Grameen Bank, Microfinance, Poverty -- Developing countries, Women -- Developing countries -- Social conditions


It is widely accepted as fact that the creation of a stable financial system is the catalyst which facilitates economic development and prosperity. However, developing countries which embark on a path of change often forget the cardinal rule: addressing the needs of those who suffer from poverty, inequality, and political strife. In other words, change starts from the ground up; not the other way around. First among the challenges facing these countries, is the need to change the lending rules followed by traditional financial institutions- banks and other private lenders- who are unwilling to provide their services to individuals with little income and few if any assets that can be used as collateral. Second, global organizations like the United Nations, World Bank, and the International Monetary Fund have failed to provide aid in a way that forces the creation of positive and sustainable change for fragile and destabilized societies. For this reason, many developing countries which receive financial aid are no better off than they were before the interventions occurred, and in some cases worse. Finally, other aid programs and even well-intentioned government efforts to reduce poverty fail simply because they are misguided. Too much attention and financial resources are devoted to grand schemes of long-term duration and not enough is given to impacting human lives in the present. In 1973, visionary economist Muhammud Yunus witnessed his beloved country of Bangladesh sinking into the deepest realms of poverty; much of its population in despair and left without hope of extricating itself from a bleak existence. The problem was compounded by the fact that its government was preoccupied with matters of State iii rather than those of its people; its financial institutions were oblivious to the pain and hunger which surrounded them, and international donors were simply giving away money without any form of control or direct involvement. Out of this scenario, Yunus started with an idea that would alter not only his life, but the lives of people in Bangladesh and the world over: micro-finance. To this day, nearly every text written on the subject calls micro-finance a weapon in the fight against global poverty, but only a mere few recognize just how much of the gains made in this ―fight‖ are attributable to the direct involvement of women in micro-financing. This thesis posits that while Muhammud Yunus created an idea for the benefit of ―the global poor‖, it actually became a medium for the empowerment of women around the world. In fact, much of the praise awarded to micro-finance as success omit recognition of what should be obvious: the driving force behind the success of microlending is (poor) women. This statement does not seek to diminish the merits of an idea which has put a significant mark on the global economy, or to ignore the accomplishments of millions of men who through hard work have overcome poverty. However, what began as a genderless effort to help the poor of Bangladesh soon changed to one that overwhelmingly favored women. To this day, lending primarily to women has become the modus operandi of the microfinance industry for one reason above all: because women have proven they are a good business risk. The first part of this thesis will analyze the birth and development of the microfinancing system with special emphasis on its creator, Muhammed Yunus and the financial institution he founded for the purpose of implementing his idea, Grameen Bank. The second part will review the growth of micro-financing across the world with iv focus on Kiva, a web-based organization which represents the melding of micro-finance with 21st century technology. Finally, the thesis will look at Pro Mujer, a micro-financing organization which has successfully operated in Latin America for the last 20 years and developed a niche that expands the horizons of empowerment.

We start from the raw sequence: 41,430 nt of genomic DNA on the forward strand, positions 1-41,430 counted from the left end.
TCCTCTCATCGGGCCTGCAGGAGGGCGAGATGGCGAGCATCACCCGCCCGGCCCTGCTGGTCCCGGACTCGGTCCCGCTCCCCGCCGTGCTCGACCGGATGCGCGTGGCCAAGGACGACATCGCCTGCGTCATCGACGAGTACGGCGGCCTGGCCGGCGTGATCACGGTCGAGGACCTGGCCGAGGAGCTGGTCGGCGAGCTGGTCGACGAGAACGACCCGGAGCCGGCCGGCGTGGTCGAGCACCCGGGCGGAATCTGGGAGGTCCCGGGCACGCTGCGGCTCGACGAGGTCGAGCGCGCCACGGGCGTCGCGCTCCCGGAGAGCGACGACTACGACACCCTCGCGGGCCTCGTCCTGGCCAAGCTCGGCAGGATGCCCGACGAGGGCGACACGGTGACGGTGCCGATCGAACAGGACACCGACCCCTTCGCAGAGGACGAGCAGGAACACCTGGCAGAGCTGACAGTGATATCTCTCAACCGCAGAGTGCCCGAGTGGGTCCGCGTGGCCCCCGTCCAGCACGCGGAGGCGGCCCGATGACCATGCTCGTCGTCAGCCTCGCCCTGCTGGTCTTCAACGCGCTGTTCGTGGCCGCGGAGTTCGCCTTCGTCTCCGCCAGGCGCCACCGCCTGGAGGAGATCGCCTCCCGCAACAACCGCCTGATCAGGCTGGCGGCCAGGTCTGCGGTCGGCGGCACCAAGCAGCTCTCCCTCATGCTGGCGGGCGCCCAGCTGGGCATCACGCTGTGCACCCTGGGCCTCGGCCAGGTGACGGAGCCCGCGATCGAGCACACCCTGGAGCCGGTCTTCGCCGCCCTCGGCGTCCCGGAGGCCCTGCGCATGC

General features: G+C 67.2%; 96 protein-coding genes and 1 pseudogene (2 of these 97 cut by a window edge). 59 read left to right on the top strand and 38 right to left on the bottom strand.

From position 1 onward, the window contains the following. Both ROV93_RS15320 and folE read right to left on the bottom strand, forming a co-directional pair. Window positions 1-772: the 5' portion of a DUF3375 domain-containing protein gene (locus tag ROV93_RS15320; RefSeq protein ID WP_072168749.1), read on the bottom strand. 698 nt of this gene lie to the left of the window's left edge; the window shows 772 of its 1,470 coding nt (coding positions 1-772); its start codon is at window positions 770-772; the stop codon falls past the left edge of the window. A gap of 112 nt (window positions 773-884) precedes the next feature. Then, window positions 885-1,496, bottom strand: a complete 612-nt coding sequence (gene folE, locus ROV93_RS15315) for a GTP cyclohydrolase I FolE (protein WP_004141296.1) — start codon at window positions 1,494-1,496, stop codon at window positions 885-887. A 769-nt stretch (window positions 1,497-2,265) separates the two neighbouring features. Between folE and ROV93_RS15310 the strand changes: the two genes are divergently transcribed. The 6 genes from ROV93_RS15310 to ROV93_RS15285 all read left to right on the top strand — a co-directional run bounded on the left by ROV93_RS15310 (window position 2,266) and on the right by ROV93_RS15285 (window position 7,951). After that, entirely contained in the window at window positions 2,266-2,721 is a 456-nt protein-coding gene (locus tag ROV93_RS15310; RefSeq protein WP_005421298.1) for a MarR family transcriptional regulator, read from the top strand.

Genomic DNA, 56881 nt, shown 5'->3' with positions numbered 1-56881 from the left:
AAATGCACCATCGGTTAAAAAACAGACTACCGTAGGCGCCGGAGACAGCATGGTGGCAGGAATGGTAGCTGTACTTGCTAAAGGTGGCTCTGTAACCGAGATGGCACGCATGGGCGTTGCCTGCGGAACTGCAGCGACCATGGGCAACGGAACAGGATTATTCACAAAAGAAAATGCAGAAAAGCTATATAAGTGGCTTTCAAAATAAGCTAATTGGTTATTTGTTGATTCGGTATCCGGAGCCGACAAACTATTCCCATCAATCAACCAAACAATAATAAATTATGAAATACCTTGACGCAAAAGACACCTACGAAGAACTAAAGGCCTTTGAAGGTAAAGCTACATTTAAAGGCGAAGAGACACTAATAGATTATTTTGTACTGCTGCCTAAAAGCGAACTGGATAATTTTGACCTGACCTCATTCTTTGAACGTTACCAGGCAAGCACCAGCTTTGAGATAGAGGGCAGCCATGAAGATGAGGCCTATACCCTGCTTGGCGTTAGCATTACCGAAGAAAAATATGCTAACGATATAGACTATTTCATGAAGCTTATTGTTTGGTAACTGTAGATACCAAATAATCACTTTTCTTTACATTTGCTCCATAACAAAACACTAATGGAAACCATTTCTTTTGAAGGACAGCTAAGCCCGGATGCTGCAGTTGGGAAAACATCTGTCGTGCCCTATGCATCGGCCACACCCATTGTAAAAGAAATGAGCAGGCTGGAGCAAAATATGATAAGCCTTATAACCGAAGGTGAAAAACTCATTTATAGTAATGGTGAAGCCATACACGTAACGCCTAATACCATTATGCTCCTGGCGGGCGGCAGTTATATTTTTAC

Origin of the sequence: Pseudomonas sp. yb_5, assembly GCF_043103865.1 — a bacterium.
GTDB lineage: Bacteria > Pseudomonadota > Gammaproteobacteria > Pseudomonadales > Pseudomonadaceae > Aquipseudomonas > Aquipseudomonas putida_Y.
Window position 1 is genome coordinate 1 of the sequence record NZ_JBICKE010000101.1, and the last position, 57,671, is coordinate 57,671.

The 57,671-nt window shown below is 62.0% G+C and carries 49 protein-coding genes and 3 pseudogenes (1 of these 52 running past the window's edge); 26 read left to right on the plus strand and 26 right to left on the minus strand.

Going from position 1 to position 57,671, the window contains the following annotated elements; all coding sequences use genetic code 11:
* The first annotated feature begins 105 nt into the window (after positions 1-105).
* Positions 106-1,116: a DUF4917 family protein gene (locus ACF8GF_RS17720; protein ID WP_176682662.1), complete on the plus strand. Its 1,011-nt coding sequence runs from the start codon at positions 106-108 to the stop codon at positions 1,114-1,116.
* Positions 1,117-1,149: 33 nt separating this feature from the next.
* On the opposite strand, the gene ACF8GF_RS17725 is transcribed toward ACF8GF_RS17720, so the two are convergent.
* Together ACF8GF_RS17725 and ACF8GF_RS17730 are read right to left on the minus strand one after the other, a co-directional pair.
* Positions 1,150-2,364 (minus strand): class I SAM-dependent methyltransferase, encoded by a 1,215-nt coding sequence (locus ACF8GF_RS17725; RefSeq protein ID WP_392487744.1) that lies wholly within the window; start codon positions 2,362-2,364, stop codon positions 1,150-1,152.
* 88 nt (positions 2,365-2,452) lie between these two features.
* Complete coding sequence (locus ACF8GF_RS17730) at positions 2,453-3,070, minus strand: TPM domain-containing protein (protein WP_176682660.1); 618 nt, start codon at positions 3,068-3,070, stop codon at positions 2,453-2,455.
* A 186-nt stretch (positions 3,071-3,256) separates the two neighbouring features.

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Graduation Date





Morales, Waltraud Q.


Master of Arts (M.A.)


College of Sciences


Political Science








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Masters Thesis (Open Access)


Dissertations, Academic -- Sciences, Sciences -- Dissertations, Academic